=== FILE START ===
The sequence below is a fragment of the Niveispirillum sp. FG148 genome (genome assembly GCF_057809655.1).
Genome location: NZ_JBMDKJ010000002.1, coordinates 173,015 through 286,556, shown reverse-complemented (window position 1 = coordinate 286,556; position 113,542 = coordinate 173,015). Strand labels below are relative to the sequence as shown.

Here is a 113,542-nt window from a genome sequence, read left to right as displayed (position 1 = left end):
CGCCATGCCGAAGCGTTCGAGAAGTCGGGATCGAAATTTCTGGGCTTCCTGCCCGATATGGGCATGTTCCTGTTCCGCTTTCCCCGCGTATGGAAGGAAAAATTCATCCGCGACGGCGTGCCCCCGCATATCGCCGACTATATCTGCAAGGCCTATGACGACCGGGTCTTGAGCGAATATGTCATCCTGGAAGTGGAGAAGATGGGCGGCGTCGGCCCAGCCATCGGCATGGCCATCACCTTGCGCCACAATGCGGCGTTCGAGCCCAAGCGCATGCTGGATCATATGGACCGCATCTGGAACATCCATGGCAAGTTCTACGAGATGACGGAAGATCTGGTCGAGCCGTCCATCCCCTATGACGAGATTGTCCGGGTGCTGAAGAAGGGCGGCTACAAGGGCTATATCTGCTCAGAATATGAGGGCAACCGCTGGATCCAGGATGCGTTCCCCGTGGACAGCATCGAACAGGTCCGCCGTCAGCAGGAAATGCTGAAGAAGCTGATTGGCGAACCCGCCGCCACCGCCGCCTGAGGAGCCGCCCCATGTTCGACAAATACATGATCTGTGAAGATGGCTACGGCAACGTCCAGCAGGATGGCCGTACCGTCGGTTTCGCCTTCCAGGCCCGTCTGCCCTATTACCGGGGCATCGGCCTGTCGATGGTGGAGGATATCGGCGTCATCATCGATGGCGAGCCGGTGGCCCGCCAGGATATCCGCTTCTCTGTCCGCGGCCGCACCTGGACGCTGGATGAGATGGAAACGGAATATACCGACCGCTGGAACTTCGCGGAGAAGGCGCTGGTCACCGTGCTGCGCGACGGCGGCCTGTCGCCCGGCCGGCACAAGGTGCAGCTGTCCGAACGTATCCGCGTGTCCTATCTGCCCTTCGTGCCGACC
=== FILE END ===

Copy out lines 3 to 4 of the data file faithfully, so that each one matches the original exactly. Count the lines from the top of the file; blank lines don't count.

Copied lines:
Here is a 113,542-nt window from a genome sequence, read left to right as displayed (position 1 = left end):
CGCCATGCCGAAGCGTTCGAGAAGTCGGGATCGAAATTTCTGGGCTTCCTGCCCGATATGGGCATGTTCCTGTTCCGCTTTCCCCGCGTATGGAAGGAAAAATTCATCCGCGACGGCGTGCCCCCGCATATCGCCGACTATATCTGCAAGGCCTATGACGACCGGGTCTTGAGCGAATATGTCATCCTGGAAGTGGAGAAGATGGGCGGCGTCGGCCCAGCCATCGGCATGGCCATCACCTTGCGCCACAATGCGGCGTTCGAGCCCAAGCGCATGCTGGATCATATGGACCGCATCTGGAACATCCATGGCAAGTTCTACGAGATGACGGAAGATCTGGTCGAGCCGTCCATCCCCTATGACGAGATTGTCCGGGTGCTGAAGAAGGGCGGCTACAAGGGCTATATCTGCTCAGAATATGAGGGCAACCGCTGGATCCAGGATGCGTTCCCCGTGGACAGCATCGAACAGGTCCGCCGTCAGCAGGAAATGCTGAAGAAGCTGATTGGCGAACCCGCCGCCACCGCCGCCTGAGGAGCCGCCCCATGTTCGACAAATACATGATCTGTGAAGATGGCTACGGCAACGTCCAGCAGGATGGCCGTACCGTCGGTTTCGCCTTCCAGGCCCGTCTGCCCTATTACCGGGGCATCGGCCTGTCGATGGTGGAGGATATCGGCGTCATCATCGATGGCGAGCCGGTGGCCCGCCAGGATATCCGCTTCTCTGTCCGCGGCCGCACCTGGACGCTGGATGAGATGGAAACGGAATATACCGACCGCTGGAACTTCGCGGAGAAGGCGCTGGTCACCGTGCTGCGCGACGGCGGCCTGTCGCCCGGCCGGCACAAGGTGCAGCTGTCCGAACGTATCCGCGTGTCCTATCTGCCCTTCGTGCCGACC